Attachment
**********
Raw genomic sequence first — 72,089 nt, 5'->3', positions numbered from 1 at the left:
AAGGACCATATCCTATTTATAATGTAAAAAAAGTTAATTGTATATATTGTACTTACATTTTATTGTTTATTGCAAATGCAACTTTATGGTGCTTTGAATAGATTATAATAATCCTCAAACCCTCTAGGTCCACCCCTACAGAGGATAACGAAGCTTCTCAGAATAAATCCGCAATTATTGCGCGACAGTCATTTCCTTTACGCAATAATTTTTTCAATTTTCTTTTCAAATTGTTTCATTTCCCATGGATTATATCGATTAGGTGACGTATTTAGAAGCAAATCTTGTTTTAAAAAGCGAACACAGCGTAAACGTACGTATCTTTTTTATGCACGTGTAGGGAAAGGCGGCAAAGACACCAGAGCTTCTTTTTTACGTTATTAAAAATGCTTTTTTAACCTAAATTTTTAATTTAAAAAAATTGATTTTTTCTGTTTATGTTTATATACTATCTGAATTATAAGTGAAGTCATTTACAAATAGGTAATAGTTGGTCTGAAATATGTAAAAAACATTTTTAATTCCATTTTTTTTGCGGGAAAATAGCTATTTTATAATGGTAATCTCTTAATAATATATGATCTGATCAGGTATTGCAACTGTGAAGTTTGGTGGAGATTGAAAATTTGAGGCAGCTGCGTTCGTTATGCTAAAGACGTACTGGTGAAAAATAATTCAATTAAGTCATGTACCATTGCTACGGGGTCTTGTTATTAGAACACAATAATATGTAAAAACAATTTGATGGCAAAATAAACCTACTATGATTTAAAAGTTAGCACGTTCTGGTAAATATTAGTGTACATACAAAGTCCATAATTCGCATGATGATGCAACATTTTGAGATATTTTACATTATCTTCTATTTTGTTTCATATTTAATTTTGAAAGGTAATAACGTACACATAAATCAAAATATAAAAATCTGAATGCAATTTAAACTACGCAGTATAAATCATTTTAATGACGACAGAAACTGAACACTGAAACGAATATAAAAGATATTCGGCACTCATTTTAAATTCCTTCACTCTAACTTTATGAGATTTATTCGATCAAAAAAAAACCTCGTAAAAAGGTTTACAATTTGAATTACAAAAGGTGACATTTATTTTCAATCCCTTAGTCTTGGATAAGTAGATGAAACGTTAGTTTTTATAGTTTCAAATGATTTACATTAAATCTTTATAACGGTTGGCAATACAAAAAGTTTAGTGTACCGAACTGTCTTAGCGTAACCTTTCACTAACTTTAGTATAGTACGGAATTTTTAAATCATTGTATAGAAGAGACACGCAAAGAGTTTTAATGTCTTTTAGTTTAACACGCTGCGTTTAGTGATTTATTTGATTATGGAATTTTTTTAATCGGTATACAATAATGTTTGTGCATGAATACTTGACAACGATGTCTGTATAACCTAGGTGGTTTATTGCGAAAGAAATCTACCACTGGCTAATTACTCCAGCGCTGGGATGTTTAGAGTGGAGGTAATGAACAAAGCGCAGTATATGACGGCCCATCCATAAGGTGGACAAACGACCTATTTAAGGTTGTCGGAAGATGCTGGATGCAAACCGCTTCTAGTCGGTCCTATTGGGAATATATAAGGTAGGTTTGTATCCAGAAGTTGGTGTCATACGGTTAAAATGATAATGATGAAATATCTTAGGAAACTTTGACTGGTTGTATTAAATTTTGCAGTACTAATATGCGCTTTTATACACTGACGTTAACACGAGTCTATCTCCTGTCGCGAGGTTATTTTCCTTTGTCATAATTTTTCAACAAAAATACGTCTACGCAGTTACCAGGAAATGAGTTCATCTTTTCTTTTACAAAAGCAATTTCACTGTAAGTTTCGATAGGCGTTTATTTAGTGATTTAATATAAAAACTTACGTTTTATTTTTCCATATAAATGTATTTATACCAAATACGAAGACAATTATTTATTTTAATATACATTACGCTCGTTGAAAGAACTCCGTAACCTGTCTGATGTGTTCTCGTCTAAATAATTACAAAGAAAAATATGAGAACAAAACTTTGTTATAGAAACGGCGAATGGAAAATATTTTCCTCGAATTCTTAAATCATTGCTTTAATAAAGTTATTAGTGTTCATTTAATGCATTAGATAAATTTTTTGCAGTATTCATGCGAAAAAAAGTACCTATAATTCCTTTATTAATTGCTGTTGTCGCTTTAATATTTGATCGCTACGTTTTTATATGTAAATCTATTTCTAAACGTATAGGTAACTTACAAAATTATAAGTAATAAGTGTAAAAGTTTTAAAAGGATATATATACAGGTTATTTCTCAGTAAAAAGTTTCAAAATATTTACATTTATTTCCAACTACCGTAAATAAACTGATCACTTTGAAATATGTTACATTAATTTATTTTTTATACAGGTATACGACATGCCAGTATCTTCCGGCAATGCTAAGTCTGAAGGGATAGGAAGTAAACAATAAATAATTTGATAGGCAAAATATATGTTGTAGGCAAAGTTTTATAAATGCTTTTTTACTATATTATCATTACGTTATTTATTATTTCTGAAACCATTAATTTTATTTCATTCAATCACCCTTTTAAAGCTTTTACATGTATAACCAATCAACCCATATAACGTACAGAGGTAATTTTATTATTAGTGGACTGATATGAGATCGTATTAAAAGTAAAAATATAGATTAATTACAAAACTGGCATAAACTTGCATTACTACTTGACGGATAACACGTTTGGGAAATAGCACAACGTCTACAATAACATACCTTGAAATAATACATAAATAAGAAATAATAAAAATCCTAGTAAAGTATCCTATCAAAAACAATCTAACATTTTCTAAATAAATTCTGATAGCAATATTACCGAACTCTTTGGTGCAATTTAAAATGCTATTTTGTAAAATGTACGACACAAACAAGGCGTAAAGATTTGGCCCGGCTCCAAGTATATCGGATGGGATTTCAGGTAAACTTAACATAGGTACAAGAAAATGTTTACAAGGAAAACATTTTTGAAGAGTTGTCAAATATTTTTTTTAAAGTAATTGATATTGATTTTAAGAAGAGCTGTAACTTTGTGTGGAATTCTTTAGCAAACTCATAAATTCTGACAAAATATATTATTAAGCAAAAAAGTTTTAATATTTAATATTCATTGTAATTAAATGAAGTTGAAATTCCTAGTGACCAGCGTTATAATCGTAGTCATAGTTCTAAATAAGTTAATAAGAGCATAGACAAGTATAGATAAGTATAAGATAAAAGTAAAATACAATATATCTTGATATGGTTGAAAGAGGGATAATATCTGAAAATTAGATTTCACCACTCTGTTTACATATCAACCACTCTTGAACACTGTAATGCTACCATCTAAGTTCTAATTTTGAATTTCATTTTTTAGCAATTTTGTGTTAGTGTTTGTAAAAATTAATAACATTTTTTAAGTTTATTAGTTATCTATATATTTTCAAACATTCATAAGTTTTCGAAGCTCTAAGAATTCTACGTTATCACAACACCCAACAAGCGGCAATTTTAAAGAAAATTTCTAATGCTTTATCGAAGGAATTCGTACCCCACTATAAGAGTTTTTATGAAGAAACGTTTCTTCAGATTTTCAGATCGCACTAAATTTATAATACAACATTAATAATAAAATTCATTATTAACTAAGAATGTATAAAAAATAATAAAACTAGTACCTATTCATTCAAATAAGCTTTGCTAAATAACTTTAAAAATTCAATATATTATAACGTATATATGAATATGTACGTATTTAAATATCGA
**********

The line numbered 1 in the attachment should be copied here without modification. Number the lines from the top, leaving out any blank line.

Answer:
Raw genomic sequence first — 72,089 nt, 5'->3', positions numbered from 1 at the left: